California will provide $25 million toward L.A.'s purchase of a long-coveted parcel of Los Angeles riverfront. A former railroad land is slated to become a wetlands park if the city can close the deal.
L.A. mayor Eric Garcetti has called the parcel the "crown jewel" along an 11-mile stretch of riverfront between downtown and Glendale. Known as the Taylor Yard, it is 42 acres of abandoned railroad in Cypress Park and includes nearly a mile of scenic river frontage.
It's one element in an ambitious $1.4 billion plan to transform the Los Angeles River from a gritty concrete channel into a more natural waterway from its headlands in the San Fernando Valley to the ocean.
The city has been in negotiations with Union Pacific Co. to buy the parcel since late 2013, but it has been unclear how much it would cost or where the money would come from. Union Pacific spokesman Francisco Castillo said negotiations were moving in a "positive direction," but he declined to say what the property's price tag was.
State Senate President Kevin DeLeon (D-Los Angeles) announced over the weekend that the $25 million will come from unallocated state bond funds to create riparian habitat and wetlands projects along the river. The 2006 parks bond, known as Proposition 84, supplied $5 million, and $20 million came from a water bond, Proposition 50.
DeLeon represents river-adjacent communities.
"One of the big issues that all Angelenos face is that we're such a park-starved community," DeLeon said. Converting Taylor Yard into a wetlands park "would really bring this vision of the emerald necklace, this vision of the Los Angeles River to life," he said.
The Santa Monica Mountains Conservancy Board was slated to vote Monday evening to authorize the $25 million grant of funds from the state Wildlife Conservation Board to use Prop 84 and Prop 50 funds to acquire open space, restoration and recreational easement rights to the parcel. The conservancy would allocate the money to the city.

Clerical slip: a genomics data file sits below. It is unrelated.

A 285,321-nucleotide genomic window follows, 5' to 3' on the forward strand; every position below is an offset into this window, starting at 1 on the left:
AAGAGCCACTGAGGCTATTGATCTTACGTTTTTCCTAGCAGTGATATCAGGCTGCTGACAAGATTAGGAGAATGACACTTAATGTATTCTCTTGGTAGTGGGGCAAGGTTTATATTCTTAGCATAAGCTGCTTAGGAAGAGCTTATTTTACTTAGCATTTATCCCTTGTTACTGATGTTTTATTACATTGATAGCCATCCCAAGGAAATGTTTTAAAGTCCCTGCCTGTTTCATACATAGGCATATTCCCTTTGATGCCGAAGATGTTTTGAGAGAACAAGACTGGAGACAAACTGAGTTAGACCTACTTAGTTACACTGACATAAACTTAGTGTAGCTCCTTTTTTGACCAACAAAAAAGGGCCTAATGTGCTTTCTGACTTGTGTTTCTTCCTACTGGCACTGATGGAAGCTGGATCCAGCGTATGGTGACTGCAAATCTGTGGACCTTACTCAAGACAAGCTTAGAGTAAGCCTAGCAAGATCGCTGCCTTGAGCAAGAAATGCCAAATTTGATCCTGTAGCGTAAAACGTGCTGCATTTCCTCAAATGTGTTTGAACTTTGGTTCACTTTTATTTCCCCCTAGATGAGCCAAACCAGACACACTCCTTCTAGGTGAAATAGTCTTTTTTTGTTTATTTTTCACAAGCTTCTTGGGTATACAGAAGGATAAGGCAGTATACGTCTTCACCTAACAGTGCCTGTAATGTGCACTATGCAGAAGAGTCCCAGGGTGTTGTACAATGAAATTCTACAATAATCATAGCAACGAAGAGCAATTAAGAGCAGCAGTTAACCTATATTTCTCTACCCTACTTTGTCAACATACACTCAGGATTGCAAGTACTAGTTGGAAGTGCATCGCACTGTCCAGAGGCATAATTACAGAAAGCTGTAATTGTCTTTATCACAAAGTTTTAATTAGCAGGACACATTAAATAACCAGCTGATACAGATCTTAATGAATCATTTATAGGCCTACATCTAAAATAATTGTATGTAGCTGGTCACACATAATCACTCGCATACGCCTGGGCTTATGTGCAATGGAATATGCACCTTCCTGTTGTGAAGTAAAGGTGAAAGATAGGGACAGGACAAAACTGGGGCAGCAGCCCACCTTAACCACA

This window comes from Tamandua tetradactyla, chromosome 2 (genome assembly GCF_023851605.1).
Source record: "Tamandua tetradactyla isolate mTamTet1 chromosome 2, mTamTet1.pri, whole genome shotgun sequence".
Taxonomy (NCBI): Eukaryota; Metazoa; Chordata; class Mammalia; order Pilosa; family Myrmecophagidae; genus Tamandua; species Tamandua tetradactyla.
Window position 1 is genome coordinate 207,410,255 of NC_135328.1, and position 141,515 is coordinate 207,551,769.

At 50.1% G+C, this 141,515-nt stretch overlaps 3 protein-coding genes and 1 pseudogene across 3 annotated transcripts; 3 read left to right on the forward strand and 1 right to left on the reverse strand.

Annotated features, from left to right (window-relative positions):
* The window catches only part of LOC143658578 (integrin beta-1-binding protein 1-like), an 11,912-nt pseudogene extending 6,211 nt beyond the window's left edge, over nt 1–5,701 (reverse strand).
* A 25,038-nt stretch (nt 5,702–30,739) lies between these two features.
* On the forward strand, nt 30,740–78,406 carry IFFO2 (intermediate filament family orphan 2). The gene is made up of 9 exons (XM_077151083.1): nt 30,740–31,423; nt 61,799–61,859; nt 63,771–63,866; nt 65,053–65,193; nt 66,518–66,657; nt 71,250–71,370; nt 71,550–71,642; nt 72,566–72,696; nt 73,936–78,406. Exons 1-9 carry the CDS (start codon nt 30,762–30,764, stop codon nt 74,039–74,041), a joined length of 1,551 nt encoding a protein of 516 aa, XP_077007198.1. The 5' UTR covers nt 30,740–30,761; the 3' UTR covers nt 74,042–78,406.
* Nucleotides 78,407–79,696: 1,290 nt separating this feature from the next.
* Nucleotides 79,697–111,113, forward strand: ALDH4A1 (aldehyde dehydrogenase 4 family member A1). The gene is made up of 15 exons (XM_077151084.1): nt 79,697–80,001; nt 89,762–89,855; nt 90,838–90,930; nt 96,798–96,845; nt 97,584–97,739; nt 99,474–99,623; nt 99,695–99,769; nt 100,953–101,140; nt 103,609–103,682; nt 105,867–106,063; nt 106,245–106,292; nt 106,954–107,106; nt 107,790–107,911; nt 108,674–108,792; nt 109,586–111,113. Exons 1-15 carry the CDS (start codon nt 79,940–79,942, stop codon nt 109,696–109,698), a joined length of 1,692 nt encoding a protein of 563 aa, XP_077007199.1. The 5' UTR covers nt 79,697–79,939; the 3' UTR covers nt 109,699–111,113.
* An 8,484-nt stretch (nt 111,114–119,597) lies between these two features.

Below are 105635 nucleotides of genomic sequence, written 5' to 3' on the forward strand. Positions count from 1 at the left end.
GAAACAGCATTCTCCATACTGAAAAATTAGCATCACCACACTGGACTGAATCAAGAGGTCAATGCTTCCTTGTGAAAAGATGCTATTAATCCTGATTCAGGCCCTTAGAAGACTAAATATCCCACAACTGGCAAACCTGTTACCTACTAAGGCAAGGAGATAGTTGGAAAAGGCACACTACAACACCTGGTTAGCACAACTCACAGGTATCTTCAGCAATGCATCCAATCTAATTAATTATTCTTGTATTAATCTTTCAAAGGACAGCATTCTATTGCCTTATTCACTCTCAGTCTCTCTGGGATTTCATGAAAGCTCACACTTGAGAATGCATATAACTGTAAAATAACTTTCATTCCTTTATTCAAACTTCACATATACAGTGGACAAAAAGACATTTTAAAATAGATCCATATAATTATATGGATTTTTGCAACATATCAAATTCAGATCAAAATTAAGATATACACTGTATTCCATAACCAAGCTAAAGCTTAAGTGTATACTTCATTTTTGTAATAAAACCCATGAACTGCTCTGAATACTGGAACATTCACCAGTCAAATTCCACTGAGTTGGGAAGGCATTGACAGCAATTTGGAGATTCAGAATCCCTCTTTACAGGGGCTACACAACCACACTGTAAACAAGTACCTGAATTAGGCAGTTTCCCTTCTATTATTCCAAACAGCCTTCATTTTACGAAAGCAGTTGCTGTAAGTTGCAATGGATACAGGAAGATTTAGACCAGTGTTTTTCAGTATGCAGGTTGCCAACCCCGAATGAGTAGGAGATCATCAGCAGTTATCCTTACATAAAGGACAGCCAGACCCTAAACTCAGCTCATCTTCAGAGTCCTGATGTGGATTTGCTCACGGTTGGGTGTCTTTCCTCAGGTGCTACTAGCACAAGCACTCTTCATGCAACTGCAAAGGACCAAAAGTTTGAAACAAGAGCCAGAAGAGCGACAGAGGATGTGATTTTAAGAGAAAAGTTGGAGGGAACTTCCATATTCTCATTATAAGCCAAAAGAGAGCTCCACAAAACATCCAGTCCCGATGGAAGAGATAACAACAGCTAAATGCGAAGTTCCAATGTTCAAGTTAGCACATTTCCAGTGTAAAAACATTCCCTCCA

Taylor Yard was a Union Pacific Railroad switching yard dating back to the 1920s through 2006. Much of the original yard has been transformed in recent decades into the Rio De Los Angeles State Park, into a school and eventually a 350-home mixed-use development. But the 42-acre parcel remained unsold.
The City Council, in its 2013 vote to negotiate with Union Pacific, said the land would be transformed into a wetlands park that would help clean the river water and provide a recreation area. A proposal from the U.S. Army Corps of Engineers envisions the river be widened to 300 feet at some points.
The purchase was last discussed by the City Council in April 2014 in closed session.
In a separate action, The Walt Disney Company recently pledged the donation of $1 million to the Los Angeles River Revitalization Corp. to create three small riverfront parks, said LARRC Executive Director Omar Brownson.